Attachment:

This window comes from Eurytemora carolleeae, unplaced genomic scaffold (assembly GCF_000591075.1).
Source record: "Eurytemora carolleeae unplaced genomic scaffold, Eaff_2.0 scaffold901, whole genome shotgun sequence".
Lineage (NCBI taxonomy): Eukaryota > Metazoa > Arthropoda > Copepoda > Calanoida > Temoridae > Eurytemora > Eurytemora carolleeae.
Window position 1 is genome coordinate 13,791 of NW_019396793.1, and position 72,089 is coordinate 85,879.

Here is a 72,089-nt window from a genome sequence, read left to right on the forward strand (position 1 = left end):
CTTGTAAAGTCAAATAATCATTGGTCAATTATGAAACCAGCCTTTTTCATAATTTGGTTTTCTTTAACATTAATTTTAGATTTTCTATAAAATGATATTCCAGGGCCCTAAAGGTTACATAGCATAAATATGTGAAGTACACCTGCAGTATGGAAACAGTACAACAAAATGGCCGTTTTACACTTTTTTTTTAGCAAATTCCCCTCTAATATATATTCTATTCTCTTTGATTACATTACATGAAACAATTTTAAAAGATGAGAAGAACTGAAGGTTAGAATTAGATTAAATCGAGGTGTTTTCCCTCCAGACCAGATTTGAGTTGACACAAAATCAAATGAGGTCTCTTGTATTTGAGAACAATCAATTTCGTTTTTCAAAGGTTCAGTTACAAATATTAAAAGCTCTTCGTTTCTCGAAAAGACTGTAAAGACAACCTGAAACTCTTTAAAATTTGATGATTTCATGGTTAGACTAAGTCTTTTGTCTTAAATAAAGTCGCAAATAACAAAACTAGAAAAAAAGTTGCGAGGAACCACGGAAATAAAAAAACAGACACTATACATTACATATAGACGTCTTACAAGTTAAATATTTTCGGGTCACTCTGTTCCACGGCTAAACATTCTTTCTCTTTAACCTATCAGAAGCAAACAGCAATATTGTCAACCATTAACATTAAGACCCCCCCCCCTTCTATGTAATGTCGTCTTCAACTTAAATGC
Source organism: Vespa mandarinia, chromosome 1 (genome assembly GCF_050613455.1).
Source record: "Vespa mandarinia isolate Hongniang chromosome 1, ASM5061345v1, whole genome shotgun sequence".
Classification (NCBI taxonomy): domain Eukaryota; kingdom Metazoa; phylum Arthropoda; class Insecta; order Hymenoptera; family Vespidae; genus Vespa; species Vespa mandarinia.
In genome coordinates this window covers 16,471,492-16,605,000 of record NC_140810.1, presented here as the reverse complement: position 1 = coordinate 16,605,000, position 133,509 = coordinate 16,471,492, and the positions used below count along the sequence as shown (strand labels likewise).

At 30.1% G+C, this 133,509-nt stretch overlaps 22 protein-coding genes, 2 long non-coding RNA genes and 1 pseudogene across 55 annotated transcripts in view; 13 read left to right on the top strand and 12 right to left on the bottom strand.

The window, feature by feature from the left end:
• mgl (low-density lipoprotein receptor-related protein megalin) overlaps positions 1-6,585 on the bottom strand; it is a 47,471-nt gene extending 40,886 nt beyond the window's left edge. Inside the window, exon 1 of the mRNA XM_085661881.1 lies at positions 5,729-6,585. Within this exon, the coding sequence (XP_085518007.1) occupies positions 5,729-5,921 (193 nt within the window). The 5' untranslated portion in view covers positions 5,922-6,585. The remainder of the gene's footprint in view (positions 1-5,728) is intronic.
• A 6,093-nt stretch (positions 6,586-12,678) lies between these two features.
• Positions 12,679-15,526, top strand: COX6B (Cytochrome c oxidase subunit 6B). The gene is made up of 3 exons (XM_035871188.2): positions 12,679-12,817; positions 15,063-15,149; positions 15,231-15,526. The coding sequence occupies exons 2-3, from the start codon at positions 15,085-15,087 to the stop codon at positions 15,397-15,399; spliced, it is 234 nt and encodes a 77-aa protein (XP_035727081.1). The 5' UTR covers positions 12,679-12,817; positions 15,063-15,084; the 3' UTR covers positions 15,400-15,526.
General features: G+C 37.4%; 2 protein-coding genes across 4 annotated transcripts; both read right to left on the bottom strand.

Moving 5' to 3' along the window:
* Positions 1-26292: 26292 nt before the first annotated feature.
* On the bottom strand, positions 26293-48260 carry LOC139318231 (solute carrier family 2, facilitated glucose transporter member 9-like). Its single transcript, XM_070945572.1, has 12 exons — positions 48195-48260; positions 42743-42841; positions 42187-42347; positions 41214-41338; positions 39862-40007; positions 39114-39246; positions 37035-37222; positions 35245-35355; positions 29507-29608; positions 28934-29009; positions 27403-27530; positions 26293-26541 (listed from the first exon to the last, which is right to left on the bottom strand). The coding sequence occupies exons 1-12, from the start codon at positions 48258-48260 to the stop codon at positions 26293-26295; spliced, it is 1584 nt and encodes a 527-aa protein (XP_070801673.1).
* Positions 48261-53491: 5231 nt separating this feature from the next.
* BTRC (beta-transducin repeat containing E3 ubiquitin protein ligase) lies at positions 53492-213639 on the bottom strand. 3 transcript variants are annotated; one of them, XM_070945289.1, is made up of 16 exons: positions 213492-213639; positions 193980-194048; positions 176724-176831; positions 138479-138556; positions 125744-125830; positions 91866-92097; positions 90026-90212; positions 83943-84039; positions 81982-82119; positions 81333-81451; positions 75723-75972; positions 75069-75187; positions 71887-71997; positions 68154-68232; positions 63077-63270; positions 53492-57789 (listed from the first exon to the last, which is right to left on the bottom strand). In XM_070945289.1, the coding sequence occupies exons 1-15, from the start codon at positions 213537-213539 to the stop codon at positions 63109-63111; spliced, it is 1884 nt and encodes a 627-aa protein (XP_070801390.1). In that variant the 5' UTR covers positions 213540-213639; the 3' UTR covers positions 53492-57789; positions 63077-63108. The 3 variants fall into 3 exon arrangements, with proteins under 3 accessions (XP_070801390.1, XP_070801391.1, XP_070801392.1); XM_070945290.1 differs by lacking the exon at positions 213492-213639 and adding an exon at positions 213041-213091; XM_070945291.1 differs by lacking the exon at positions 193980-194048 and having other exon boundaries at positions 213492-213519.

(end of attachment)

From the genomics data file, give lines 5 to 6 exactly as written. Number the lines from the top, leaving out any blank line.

Here is a 72,089-nt window from a genome sequence, read left to right on the forward strand (position 1 = left end):
CTTGTAAAGTCAAATAATCATTGGTCAATTATGAAACCAGCCTTTTTCATAATTTGGTTTTCTTTAACATTAATTTTAGATTTTCTATAAAATGATATTCCAGGGCCCTAAAGGTTACATAGCATAAATATGTGAAGTACACCTGCAGTATGGAAACAGTACAACAAAATGGCCGTTTTACACTTTTTTTTTAGCAAATTCCCCTCTAATATATATTCTATTCTCTTTGATTACATTACATGAAACAATTTTAAAAGATGAGAAGAACTGAAGGTTAGAATTAGATTAAATCGAGGTGTTTTCCCTCCAGACCAGATTTGAGTTGACACAAAATCAAATGAGGTCTCTTGTATTTGAGAACAATCAATTTCGTTTTTCAAAGGTTCAGTTACAAATATTAAAAGCTCTTCGTTTCTCGAAAAGACTGTAAAGACAACCTGAAACTCTTTAAAATTTGATGATTTCATGGTTAGACTAAGTCTTTTGTCTTAAATAAAGTCGCAAATAACAAAACTAGAAAAAAAGTTGCGAGGAACCACGGAAATAAAAAAACAGACACTATACATTACATATAGACGTCTTACAAGTTAAATATTTTCGGGTCACTCTGTTCCACGGCTAAACATTCTTTCTCTTTAACCTATCAGAAGCAAACAGCAATATTGTCAACCATTAACATTAAGACCCCCCCCCCTTCTATGTAATGTCGTCTTCAACTTAAATGC